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Marketing guru Philip Kotler returns to India

March 17, 2013 11:08 IST

Even at 81, the grandfather of marketing management has what it takes to show the way to the young tribe of modern day marketers. That’s what Philip Kotler did on Thursday while addressing Indian managers and management students at a day-long training programme on the future of marketing in Gurgaon, near Delhi. He began his session by explaining how ‘purpose’ should be the fifth P of marketing for any company across the globe.

“Indian managers must find ways to bring down the cost of goods and services to include more people in the consumption cycle. Two things can be instrumental in building the middle classes in India: improved governance and better marketing,” he said. While earth’s population stands at seven billion, only two billion have access to quality products and services.

Kotler appreciated how Indians are blessed with the right entrepreneurial and analytical skills required to build global brands. At the same time he pointed how there are no popular global brands from India and China. He asked young managers not to be satisfied with just building brand preference. According to him, the best marketing is done on ground where buyers are present.

“Over the years, the whole idea of marketing as a function that identifies opportunities and calibrates size seems to be diluting. Marketing is certainly not a synonym for advertising as it is understood by some managers today,” he added. Citing Samsung’s example, he explained how companies should improve their products regularly to stay on top. As a habit, Samsung studies companies from various categories and use their wisdom. Sharing a few names he explained how emerging market multi-national companies (EMNCs) like Acer, Airtel, LG, and Tata Motors are already giving sleepless nights to many MNCs.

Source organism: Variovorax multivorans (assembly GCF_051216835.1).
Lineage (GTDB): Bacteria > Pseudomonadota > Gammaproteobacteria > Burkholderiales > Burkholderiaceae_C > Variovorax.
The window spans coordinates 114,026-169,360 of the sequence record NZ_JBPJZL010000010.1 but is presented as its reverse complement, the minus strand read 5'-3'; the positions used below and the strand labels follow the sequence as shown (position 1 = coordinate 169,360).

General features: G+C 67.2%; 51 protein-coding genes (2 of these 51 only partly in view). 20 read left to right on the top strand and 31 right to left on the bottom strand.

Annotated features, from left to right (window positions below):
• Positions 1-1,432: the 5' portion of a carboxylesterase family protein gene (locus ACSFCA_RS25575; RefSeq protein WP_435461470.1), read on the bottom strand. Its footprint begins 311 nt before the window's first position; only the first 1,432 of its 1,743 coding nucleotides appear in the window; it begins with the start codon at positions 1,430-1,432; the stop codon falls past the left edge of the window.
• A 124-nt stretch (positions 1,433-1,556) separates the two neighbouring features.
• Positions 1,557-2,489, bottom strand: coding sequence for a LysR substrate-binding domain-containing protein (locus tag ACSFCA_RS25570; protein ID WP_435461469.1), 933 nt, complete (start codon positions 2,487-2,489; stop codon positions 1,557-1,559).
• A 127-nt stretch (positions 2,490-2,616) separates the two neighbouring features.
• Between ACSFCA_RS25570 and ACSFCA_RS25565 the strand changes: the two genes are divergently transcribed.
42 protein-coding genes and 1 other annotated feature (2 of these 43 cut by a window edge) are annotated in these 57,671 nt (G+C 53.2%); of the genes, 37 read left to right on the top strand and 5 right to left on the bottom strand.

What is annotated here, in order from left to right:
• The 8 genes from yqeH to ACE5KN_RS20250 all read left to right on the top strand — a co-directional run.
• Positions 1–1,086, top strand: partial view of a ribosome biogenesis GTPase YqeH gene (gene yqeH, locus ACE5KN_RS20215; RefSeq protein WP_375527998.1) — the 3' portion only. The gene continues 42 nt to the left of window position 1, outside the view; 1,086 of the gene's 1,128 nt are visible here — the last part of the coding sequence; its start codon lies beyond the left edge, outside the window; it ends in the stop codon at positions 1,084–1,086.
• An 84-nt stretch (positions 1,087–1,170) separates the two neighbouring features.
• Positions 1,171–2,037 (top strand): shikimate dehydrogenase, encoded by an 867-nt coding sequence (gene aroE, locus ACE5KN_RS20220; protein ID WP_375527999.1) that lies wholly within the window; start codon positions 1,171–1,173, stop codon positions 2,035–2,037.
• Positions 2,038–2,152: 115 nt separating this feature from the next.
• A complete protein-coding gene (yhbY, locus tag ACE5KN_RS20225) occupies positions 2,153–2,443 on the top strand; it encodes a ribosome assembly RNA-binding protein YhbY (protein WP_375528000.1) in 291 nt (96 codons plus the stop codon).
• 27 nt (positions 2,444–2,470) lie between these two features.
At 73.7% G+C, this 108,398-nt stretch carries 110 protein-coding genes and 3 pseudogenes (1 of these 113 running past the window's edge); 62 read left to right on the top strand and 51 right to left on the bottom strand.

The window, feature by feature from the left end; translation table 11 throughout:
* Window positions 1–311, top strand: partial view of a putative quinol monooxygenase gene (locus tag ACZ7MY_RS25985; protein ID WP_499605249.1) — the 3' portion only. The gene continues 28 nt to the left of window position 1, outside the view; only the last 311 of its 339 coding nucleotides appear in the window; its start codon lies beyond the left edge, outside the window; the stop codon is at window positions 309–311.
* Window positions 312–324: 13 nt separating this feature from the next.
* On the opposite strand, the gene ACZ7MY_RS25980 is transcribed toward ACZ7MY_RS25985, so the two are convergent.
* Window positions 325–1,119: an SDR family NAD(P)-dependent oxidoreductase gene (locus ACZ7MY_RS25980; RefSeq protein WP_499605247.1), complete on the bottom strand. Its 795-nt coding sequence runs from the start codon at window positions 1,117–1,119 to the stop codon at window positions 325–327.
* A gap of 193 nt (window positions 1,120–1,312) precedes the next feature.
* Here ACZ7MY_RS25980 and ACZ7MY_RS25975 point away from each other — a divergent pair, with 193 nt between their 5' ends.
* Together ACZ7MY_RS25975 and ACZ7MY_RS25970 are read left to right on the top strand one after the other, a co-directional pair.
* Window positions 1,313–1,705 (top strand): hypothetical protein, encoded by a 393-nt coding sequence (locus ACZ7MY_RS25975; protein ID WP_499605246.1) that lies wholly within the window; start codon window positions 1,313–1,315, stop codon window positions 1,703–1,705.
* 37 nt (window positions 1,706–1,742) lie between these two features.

On his eighth visit to India, the marketing guru also answered some frequently asked questions on the right media mix. Elaborating on the significance of digital media, he said that in a world where customers are in full control of your brand, it is important to go digital. “Begin by allocating 10 per cent of your media spends on digital and hire a social media nerd, if needed,” he said.

One of the most gripping points made by Kotler was on the changing relationship between the CEO and the CMO. The job of today’s CMO has moved beyond controlling just the four Ps of marketing - product, price, place and promotion. The new expectations of the CEO include better understanding of market segmentation, target audience and positioning.

Over the years, the focus has shifted from product and customer management to brand and value management. During one of the panel discussions, Kotler suggested how marketing teams can be divided into ‘tactical’ and ‘strategic’. While the former can look into fulfilling quarterly targets, the latter team can focus on building long-term brand building.

Outsourcing non-core marketing functions has become a norm in today’s marketing with companies working with more than nine vendors at a given time for functions like research and advertising. Welcoming this idea, Kotler told marketers not to be afraid while doing this. He also urged the panel to try and understand the power of crowdsourcing. “Why not place your brand in the hands of the consumer and ask them to create your next campaign? Many brands have tasted success by doing this in the past,” he said.

While the programme saw impressive turn out of delegates from corporates like Aditya Birla Group, Nokia, ITC, Johnson & Johnson, LG, Maruti Suzuki, Accenture, DLF, among others; there was hardly any participation from big players of the media, advertising and entertainment industry with only JWT sending a few delegates. The programme was organised by integrated marketing communications company RelioQuick in association with JRE School of Management.

Rohit Nautiyal in Gurgaon